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Cited by 3 publications
(3 citation statements)
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References 14 publications
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“…The World Health Organization recommends high-dose vitamin A supplementation for infants and young children in places where vitamin A deficiency is a public health problem, as indicated by a prevalence rate of night blindness of 1% or higher in children 24–59 months of age, or in situations where vitamin A deficiency (serum retinol ≤ 0.7 µmol/L) is 20% or higher in infants and children 6–59 months of age. However, the policy and practice of administering high-dose vitamin A (defined as 25,000 to 50,000 IU vitamin A, equivalent to 7.5 mg and 15 mg retinol equivalents, respectively) to reduce child mortality has been strongly challenged and has led to reports of acute toxicity [180], ranging from increased intracranial pressure, bone demineralization and growth restriction, to mental retardation and death [181,182]. In a review of 21 studies evaluating the effect of vitamin A supplementation in community settings on all-cause mortality, 12 also reported cause-specific mortality for diarrhea and pneumonia and six reported measles-specific mortality.…”
Section: Could Other Risk Factors Be Involved?mentioning
confidence: 99%
“…The World Health Organization recommends high-dose vitamin A supplementation for infants and young children in places where vitamin A deficiency is a public health problem, as indicated by a prevalence rate of night blindness of 1% or higher in children 24–59 months of age, or in situations where vitamin A deficiency (serum retinol ≤ 0.7 µmol/L) is 20% or higher in infants and children 6–59 months of age. However, the policy and practice of administering high-dose vitamin A (defined as 25,000 to 50,000 IU vitamin A, equivalent to 7.5 mg and 15 mg retinol equivalents, respectively) to reduce child mortality has been strongly challenged and has led to reports of acute toxicity [180], ranging from increased intracranial pressure, bone demineralization and growth restriction, to mental retardation and death [181,182]. In a review of 21 studies evaluating the effect of vitamin A supplementation in community settings on all-cause mortality, 12 also reported cause-specific mortality for diarrhea and pneumonia and six reported measles-specific mortality.…”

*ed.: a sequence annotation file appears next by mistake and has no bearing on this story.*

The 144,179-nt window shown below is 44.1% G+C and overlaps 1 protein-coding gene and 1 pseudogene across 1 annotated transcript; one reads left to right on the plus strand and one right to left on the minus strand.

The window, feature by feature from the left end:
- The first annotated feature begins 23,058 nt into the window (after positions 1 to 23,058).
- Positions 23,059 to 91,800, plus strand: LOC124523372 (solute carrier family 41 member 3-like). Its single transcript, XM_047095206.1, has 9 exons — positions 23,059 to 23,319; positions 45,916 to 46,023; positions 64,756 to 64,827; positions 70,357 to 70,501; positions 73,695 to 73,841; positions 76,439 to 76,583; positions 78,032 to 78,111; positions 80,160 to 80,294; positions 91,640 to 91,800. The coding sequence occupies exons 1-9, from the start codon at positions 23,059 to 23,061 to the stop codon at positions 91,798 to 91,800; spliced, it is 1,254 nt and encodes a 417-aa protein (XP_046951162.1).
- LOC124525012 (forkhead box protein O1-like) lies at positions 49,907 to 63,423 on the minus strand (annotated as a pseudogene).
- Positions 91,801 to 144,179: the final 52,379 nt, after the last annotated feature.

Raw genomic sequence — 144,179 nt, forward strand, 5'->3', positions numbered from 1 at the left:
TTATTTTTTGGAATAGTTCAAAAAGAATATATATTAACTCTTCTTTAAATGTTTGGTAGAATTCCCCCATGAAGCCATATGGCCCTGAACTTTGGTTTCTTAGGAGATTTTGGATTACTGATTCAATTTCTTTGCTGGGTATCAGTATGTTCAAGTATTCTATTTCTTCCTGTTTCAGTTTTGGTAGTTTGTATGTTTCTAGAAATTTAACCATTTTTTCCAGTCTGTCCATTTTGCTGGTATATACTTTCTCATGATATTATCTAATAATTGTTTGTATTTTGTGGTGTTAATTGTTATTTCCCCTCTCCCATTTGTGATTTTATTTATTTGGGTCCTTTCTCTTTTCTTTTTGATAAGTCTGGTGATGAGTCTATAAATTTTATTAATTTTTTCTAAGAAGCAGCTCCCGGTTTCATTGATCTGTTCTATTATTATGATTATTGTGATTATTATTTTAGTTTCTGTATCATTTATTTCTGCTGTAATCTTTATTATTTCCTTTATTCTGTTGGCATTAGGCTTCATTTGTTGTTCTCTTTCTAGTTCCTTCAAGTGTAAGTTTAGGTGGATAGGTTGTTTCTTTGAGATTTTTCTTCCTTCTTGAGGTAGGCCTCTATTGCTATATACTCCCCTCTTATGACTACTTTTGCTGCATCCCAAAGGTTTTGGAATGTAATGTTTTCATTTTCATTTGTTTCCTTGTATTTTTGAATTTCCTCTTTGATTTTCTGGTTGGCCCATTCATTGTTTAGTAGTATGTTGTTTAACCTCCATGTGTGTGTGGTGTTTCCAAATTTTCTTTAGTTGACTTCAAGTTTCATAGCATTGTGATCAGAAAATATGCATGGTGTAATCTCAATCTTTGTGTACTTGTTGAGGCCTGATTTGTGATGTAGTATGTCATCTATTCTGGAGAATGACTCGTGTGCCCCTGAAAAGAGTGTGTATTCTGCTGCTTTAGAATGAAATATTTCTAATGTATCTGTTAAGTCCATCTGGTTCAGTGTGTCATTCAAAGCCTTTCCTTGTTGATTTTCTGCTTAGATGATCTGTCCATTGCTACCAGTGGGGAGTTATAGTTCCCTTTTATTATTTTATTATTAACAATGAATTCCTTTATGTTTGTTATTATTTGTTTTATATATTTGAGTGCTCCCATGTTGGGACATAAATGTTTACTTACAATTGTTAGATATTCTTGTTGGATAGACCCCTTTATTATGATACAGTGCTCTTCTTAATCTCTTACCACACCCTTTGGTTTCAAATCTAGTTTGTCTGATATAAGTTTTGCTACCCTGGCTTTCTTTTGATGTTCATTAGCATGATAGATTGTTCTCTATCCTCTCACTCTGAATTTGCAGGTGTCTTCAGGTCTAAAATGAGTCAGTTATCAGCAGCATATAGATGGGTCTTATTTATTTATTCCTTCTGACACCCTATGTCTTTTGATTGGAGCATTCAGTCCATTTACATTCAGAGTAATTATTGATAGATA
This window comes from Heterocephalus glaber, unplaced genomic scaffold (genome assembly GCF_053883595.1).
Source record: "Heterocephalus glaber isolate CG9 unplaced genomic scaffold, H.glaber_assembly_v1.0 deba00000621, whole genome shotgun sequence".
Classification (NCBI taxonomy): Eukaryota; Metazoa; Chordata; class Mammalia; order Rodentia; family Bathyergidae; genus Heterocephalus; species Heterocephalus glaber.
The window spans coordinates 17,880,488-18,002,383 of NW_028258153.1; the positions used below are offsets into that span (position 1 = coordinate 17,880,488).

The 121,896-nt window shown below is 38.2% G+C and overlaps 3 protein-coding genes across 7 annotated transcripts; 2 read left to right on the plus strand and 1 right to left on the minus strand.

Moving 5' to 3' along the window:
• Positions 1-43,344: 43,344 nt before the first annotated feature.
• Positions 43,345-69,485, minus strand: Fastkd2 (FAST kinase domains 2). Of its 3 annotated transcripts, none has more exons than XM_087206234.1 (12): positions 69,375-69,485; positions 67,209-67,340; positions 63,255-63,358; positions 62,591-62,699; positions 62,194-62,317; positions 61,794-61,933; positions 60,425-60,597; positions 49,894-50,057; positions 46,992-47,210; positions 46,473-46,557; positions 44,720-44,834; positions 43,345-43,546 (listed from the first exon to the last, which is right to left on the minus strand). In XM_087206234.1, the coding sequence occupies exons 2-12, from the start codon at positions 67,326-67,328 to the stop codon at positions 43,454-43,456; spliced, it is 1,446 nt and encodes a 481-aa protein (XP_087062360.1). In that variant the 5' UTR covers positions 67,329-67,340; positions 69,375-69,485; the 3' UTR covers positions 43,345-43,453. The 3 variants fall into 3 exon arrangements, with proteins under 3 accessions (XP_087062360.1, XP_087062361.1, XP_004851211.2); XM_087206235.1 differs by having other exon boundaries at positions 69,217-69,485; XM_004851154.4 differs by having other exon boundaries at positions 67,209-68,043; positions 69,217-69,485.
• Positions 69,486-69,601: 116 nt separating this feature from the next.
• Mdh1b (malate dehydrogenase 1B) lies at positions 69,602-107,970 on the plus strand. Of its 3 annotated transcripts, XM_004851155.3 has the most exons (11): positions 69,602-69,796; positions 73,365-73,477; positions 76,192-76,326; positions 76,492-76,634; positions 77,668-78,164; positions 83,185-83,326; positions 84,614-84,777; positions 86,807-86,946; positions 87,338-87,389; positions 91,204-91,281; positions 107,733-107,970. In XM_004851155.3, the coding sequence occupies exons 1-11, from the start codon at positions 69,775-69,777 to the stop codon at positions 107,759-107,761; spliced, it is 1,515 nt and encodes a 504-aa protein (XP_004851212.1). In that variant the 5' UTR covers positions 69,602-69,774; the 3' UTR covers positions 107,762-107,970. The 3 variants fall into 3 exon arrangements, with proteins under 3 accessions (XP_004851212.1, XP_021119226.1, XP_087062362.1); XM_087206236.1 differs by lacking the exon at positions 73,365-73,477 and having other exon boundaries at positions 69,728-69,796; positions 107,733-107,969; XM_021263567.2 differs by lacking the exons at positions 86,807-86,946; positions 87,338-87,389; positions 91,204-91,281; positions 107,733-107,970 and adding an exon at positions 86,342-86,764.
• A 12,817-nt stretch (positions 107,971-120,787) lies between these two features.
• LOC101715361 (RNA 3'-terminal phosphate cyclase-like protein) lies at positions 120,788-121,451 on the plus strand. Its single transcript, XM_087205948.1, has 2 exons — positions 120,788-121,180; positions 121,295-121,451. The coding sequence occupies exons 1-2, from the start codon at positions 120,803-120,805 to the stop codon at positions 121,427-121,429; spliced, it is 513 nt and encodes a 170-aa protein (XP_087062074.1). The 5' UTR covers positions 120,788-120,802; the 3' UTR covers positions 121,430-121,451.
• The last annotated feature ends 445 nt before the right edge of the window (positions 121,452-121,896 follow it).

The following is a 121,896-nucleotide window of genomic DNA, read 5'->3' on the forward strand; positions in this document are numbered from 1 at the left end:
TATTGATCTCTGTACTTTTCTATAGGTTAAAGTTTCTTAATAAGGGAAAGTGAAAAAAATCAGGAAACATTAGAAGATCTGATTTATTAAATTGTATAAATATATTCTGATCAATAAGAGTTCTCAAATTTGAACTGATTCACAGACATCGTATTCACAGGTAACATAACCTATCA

Section: Could Other Risk Factors Be Involved?mentioning
confidence: 99%
“…Such a possibility is amplified by the cumulative micronutrient intake generated by the number of overlapping public health interventions and the commercial availability of fortified processed foods and over‐the‐counter dietary supplements. The chronic and acute adverse effects of excessive preformed vitamin A intakes during prolonged or short periods of time are well documented and include bone fragility, liver damage, skin disorders, increased intracranial pressure, and teratogenicity . Excessive folic acid consumption has been associated with vitamin B12 deficiency, anemia, and cognitive impairment in the certain population groups .…”
Section: Introductionmentioning
confidence: 99%
“…The chronic and acute adverse effects of excessive preformed vitamin A intakes during prolonged or short periods of time are well documented and include bone fragility, liver damage, skin disorders, increased intracranial pressure, and teratogenicity. 2,3 Excessive folic acid consumption has been associated with vitamin B12 deficiency, anemia, and cognitive impairment in the certain population groups. 4 Adverse effects caused by a longtime exposure to iodine excess in pregnant women and particularly in children include hyperthyrotropinemia, increased risk of developing goiter, and impaired motor and verbal communication development.…”
Section: Introductionmentioning
confidence: 99%